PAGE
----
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by Rachel Gonzalez

In one of the most contested death penalty cases the United States Supreme Court has decided, McCleskey v. Kemp,[1] the Supreme Court severely limited capital defendants’ race-based claims.[2] The standard the Court established, a standard that requires a defendant to prove that a prosecutor, judge, or juror intentionally discriminated against him because of his race, is as close to impossible as it comes in terms of burdens of proof and persuasion.[3] Comparably high burdens are difficult to find, yet the closest ones are Batson[4] challenges, which involve questioning the validity of a peremptory challenge; and Strickland[5] ineffective assistance of counsel claims, both of which are nearly impossible to prove.[6]

McCleskey provided America with a multispectral view of racism and its role in capital punishment. It proved not only the discrepancy in the racial demographics of death row, demonstrating a connection to the defendant, but it honed in on another layer of racial prejudice: the race of the victim.[7] Although McCleskey warned America, the Court silenced its plea; what is left now is to cure this ill through more proactive measures to prevent any further degradation inflicted by the decision. The only cure we have left, the final hope, is to turn to Congress to pass legislation that provides defendants with a right to challenge their death sentences. After all, Justice Powell adamantly stated that McCleskey was a case better pled to legislators.[8]

Several states have developed efficient models to crack open a window where McCleskey welded a door shut. For instance, Kentucky,[9] Missouri,[10] and Pennsylvania[11] have all acted proactively to pass Racial Justice Acts that give defendants the right to raise a racial discrimination claim, pre-trial, for the judge to determine whether the defendant’s capital charges are proper.[12]

Taking these laws as guides, Congress should draft its own Racial Justice Act to mitigate the damage McCleskey has caused nationally. Specifically, Congress should prevent states without these acts from fanning the flames of the racially discriminatory fire McCleskey started. Congress has attempted to pass a Racial Justice Act in the past: first in 1991,[13] and then in 1994.[14] Both of these acts, unfortunately, failed. The poor reception of the Act was most likely due to the acceptance of the death penalty at the time.[15] However, in 2016, support for the death penalty has dropped drastically, demonstrating that the time is ripe for Congress to reintroduce a Racial Justice Act.[16]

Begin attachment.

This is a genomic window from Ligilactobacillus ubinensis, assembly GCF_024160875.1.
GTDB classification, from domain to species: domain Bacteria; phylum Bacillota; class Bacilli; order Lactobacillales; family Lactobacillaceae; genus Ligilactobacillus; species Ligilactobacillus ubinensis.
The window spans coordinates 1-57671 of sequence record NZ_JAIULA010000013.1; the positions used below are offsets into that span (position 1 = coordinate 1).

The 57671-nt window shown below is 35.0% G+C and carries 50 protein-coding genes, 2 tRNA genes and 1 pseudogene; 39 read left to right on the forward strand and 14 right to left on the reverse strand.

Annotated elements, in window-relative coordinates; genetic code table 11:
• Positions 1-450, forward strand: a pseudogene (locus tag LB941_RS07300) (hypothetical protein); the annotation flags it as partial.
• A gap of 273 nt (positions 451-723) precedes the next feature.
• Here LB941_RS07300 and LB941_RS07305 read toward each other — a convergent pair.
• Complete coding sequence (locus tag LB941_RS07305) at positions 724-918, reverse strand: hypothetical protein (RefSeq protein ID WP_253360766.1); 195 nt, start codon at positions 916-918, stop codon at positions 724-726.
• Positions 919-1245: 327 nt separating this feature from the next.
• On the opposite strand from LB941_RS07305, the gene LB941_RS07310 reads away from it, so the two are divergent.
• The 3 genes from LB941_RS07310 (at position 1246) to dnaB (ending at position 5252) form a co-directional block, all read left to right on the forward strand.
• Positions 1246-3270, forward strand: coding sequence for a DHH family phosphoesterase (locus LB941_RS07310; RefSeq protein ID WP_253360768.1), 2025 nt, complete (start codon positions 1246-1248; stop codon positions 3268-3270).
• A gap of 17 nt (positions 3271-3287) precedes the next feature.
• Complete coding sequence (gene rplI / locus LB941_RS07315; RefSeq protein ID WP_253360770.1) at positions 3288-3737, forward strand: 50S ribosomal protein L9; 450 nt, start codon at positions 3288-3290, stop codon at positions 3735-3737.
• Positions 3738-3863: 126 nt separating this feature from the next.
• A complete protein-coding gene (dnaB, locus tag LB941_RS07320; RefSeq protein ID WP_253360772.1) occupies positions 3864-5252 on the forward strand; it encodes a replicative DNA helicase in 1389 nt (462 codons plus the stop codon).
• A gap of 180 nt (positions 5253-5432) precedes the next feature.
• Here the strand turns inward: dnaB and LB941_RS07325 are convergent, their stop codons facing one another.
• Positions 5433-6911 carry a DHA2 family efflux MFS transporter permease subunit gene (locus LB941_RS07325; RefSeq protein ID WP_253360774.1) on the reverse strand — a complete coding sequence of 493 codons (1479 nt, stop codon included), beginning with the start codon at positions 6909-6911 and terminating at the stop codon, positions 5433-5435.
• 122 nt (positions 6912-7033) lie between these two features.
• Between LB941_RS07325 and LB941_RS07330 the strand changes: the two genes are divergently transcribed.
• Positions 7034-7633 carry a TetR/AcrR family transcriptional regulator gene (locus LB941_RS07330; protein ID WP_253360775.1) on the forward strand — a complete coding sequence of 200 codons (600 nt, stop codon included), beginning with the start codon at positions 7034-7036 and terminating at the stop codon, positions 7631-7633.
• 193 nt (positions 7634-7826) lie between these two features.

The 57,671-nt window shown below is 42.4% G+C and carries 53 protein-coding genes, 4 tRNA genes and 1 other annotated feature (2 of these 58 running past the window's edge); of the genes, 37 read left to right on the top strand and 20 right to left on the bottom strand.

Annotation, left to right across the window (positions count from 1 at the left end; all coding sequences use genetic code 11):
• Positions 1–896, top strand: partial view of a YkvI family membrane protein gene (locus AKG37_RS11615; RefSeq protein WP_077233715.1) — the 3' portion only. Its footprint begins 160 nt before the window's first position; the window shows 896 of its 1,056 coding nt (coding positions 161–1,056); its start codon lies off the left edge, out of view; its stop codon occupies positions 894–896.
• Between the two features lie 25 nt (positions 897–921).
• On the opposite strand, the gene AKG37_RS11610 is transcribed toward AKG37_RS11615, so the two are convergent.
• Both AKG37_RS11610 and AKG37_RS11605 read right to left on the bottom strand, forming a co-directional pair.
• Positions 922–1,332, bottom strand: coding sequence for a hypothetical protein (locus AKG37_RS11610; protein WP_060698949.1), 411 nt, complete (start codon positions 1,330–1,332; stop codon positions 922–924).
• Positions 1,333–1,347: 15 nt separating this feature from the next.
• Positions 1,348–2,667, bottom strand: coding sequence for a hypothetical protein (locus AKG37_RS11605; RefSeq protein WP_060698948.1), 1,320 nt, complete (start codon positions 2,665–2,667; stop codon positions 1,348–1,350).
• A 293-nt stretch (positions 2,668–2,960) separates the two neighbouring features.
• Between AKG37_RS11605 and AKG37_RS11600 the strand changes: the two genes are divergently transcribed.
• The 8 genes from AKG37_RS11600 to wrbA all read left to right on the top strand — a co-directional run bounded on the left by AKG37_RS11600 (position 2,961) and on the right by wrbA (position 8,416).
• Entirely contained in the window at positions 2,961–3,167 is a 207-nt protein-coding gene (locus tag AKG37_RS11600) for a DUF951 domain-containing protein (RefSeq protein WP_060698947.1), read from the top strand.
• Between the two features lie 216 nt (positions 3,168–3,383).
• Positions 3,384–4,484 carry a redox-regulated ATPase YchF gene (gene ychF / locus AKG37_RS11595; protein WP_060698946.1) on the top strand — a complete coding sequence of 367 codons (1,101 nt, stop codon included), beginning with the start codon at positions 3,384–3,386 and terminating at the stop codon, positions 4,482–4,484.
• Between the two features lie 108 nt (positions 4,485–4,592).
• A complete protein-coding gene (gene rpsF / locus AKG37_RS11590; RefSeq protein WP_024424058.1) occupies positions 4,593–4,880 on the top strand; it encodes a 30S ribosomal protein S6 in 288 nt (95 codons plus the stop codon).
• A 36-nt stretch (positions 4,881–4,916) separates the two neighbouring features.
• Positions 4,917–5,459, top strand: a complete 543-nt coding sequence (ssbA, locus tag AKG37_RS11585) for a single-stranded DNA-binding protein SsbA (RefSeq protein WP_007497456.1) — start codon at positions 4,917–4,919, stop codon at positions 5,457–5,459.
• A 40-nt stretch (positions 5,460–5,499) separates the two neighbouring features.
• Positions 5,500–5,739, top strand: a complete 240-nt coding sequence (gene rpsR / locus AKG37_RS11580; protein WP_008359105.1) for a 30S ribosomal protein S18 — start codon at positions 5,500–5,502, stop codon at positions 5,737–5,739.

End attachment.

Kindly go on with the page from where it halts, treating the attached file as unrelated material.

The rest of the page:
[1] See Jeffrey L. Kirchmeier, The Supreme Court’s Legacy on Race and Capital Punishment in McCleskey v. Kemp, 41 Am. Bar Ass’n: Hum. Rts. Mag., no. 1, 2015,–vol–41-/vol–41–no–1—lurking-in-the-shadows–the-supreme-court-s-qui/the-supreme-courts-legacy-on-race-and-capital-punishment-in-mccl.html.

[2] McCleskey v. Kemp, 481 U.S. 279, 298–99 (1987).

[3] Frank R. Baumgartner, Capital Punishment and the Invisible Black Male: Race-of-Victim Effects in US Executions, 1977-2013 16 (Aug. 8, 2014) (unpublished manuscript),

[4] See Batson v. Kentucky, 476 U.S. 79, 96 (1986) (requiring the defendant prove the State purposefully excluded jurors of the defendant’s race).

[5] See Strickland v. Washington, 466 U.S. 668, 672 (1984) (requiring the defendant prove: (1) counsel’s performance fell below an objective standard of reasonableness; and (2) counsel’s performance gives rise to a reasonable probability that if counsel had performed adequately, the result would have been different).

[6] See Johnson v. California, 545 U.S. 162, 170 (2005) (characterizing the facts necessary to prove purposeful exclusion as “impossible for the defendant to know with certainty”); see also United States v. Cronic, 466 U.S. 648, 661 (1984) (“[I]f counsel entirely fails to subject the prosecution’s case to meaningful adversarial testing, then there has been a denial of Sixth Amendment rights that makes the adversary process itself presumptively unreliable”). But see Muniz v. Smith, 647 F. 3d 619, 623 (6th Cir. 2011) (denying a criminal defendant’s ineffective assistance of counsel claim because the defense attorney only fell asleep for a brief period during the trial).

[7] David C. Baldus et al., Racial Discrimination and the Death Penalty in the Post-Furman Era: An Empirical and Legal Overview with Recent Findings from Philadelphia, 83 Cornell L. Rev. 1638, 1651 (1998).

[8] See McCleskey v. Kemp, 481 U.S. 279, 319 (1987).

[9] See 1998 Ky. Acts 252.

[10] See 2012 Mo. H.B. 1625.

[11] See 2011 Pa. H.B. 2256.

[12] Id; see also 2012 Mo. H.B. 1625; 1998 Ky. Acts 252.

[13] Racial Justice Act, S.B. 1249, 102d Cong. (1991).

[14] Racial Justice Act, H.R. 4017, 103d Cong. (1994).

[15] James J. Stephan & Tracy L. Snell, U.S. Dep’t of Justice, Bureau of Justice Statistics, Bull. No. NCJ-158023, Capital Punishment 1994 3–4 (1996),; see also States and Capital Punishment, National Conference of State Legislatures (Nov. 9, 2016),

[16] States and Capital Punishment, National Conference of State Legislatures (Nov. 9, 2016),